In my freshman honors biology class we are learning about the different stages of sexual and asexual reproduction. We’ve learned everything from meiosis to mitosis, chromosome replication, and everything in between, including genetics.

For me, biology class is normally not my strong suit, but this unit particularly interests me; I find that it’s pretty cool to know where I came from, and how genetics played its role in my creation. It’s one of those rare classes where I can directly assess the material’s impact on me. After learning about genetics, I’ve started to think about the different traits I’ve inherited from my parents. I’ve wondered why I don’t look exactly like my mom or my dad, or why I get angry at certain things and why I crave the foods I crave. It’s all up to random chromosome alignment and distribution, but it’s really fun to examine what traits of mine I’ve received from my mother or my father, good and, yes, bad.

Superficially, I look most like my mom: I have long dark hair and I am pretty petite. When I was little, she used to joke with me and ask why I was so tiny. My reply was usually something like “Well mom, I am only seven years old, what’s your excuse?” (because at her full grown adult age, she is really pretty short). Soon, however, my age was no longer an excuse for my petite stature and I daily blame my mother’s side of the family for my height.

Aside from looks though, I still am a lot like my mother. We both have this incredible passion for learning, especially math in my case, which I think I inherited from her MIT-educated father. I’ve also picked up some of her idiosyncratic quirks. I usually make fun of my mom for wearing socks with music notes or other wacky things on them, playing solitaire until the wee hours, bursting out singing loudly no matter where she is and skipping through the Wegman’s parking lot no matter who might see her. She doesn’t care.

Sometimes I don’t want to admit I’m related to her but I have to say, I do get random cravings for Korean food just like she does, and sometimes I do run through the parking lot like an idiot to get to our car, but only when it’s extremely cold out. Her temperament is extremely wild, especially for such a small person. I hope I don’t have her exact temper, because people would be scared of me and think I was crazy. Just kidding, promise. But you don’t know the half of it.

I think my father is the perfect match for my mom. She’s this little Asian spitfire who could outwit anyone, and he’s this mellow Pennsylvanian Dutch gentlemen, not to mention that my dad is six foot two, exactly one foot taller than my mom. From far away, I look nothing like my dad, you probably couldn’t even tell we were related, much less father and daughter. But the genetics lined up interestingly with me and my dad.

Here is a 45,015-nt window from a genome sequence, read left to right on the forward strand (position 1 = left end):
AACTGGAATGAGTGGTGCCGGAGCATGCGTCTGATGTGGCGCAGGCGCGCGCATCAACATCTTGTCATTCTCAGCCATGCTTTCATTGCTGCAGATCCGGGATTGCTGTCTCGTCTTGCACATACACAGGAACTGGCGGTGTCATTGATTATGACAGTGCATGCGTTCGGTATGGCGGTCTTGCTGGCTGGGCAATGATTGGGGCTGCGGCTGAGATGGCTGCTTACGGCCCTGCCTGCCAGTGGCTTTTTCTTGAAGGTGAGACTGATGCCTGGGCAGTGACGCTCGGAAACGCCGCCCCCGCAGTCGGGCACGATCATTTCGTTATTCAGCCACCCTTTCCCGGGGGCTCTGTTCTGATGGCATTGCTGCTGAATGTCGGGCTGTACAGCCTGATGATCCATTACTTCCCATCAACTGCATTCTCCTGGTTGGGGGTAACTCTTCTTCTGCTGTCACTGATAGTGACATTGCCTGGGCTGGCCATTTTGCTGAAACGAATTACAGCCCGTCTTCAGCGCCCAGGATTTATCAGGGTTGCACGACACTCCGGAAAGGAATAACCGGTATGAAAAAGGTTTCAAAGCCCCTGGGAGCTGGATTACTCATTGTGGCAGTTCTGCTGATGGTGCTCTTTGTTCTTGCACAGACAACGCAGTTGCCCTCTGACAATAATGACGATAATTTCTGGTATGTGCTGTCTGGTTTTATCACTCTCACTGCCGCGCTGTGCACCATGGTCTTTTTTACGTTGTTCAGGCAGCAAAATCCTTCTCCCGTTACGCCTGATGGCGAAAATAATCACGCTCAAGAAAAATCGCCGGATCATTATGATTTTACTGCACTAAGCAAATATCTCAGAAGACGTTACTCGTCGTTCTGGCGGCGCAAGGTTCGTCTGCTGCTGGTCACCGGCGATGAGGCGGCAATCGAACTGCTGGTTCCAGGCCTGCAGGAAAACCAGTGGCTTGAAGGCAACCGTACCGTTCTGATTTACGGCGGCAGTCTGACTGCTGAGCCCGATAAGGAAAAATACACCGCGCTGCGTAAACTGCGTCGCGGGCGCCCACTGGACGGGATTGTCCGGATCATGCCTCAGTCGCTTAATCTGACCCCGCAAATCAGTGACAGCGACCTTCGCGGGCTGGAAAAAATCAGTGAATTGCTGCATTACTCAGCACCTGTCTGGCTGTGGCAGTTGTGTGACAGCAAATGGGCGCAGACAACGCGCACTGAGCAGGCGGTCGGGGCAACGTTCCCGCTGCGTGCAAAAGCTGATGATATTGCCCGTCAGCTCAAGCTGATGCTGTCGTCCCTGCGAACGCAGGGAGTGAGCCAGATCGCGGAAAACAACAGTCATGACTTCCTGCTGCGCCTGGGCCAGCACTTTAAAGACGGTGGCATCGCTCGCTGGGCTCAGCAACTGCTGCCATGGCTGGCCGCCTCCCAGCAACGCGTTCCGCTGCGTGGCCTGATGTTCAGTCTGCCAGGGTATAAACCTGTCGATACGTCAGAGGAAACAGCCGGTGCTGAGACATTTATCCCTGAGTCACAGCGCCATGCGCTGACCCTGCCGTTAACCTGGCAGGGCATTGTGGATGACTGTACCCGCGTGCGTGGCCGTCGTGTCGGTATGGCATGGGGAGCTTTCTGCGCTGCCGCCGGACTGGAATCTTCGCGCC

Up-close is a whole other story. I have his round European eyes. The color is not the same at all, his are bright blue and mine are chocolate brown, but the shape is.

I also received his double-eyelid, which in scientific terms is called an epicanthic fold. My mom told me that when she lived in China years ago, it was quite the fashion for Chinese women to have the surgery done in order to obtain the coveted European double-eyelid because it was considered beautiful. The extra fold obviously is a dominant characteristic, according to what I’m learning in biology. I also find it fascinating that while my parents could not geneticially produce a blue-eyed child, I could.

In terms of personality, my father and I share an intense passion and drive for everything we do. When we work out, we are both very intense, and even when we play golf together, we are always competing down to the 18th hole. His overall attitude is nice and relaxed even when my mom is on a rampage and the dog is bouncing around. He brings balance to our hectic lives with his laid-back approach.

It is really interesting how the chromosomes lined up to create a unique person and characteristics were distributed to create me, unique Molly Brossman. I mean, my dad has 23 chromosomes, and my mom has 23 chromosomes, and yet I formed a completely random combination of them. Superficially, many of my traits are obvious as to how I inherited them. My mom has black hair and my dad has blonde hair: I have brown hair. My mom has dark brown eyes, my dad has blue eyes: I have brown eyes.

But when I see myself through actions and words, random glints of both of their personalities shine through, like my mom’s idiosyncrasies and my dad’s mellow attitude. I don’t really understand how I received some and not others. I guess with all the possible combinations of chromosomes, I am who I am and there really wasn’t any control over that. It interests me to find an explanation as to why I act the way I do sometimes. I wish all of honors biology was this interesting.

She also told me that when my siblings and I were born, she looked into each of our eyes and saw that we all got the extra eyelid. Right, I’m sure that was the first thing she noticed right after she gave birth.

And my siblings are fun to watch because its cool to see what kind of arrangement of chromosomes and characteristics they posses, like why are they so different from me?

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Molly grew up in Plainsboro and attended Wicoff, Dutch Neck, Millstone River, Community Middle, and High School North. A 2015 graduate of Vassar College, she is heading off this fall to the London School of Economics and Political Science, where she will be working on a masters in Comparative Politics. When she’s not writing this column, she loves playing golf and singing at the Thursday night open mic sessions at Grover’s Mill Coffee House in West Windsor.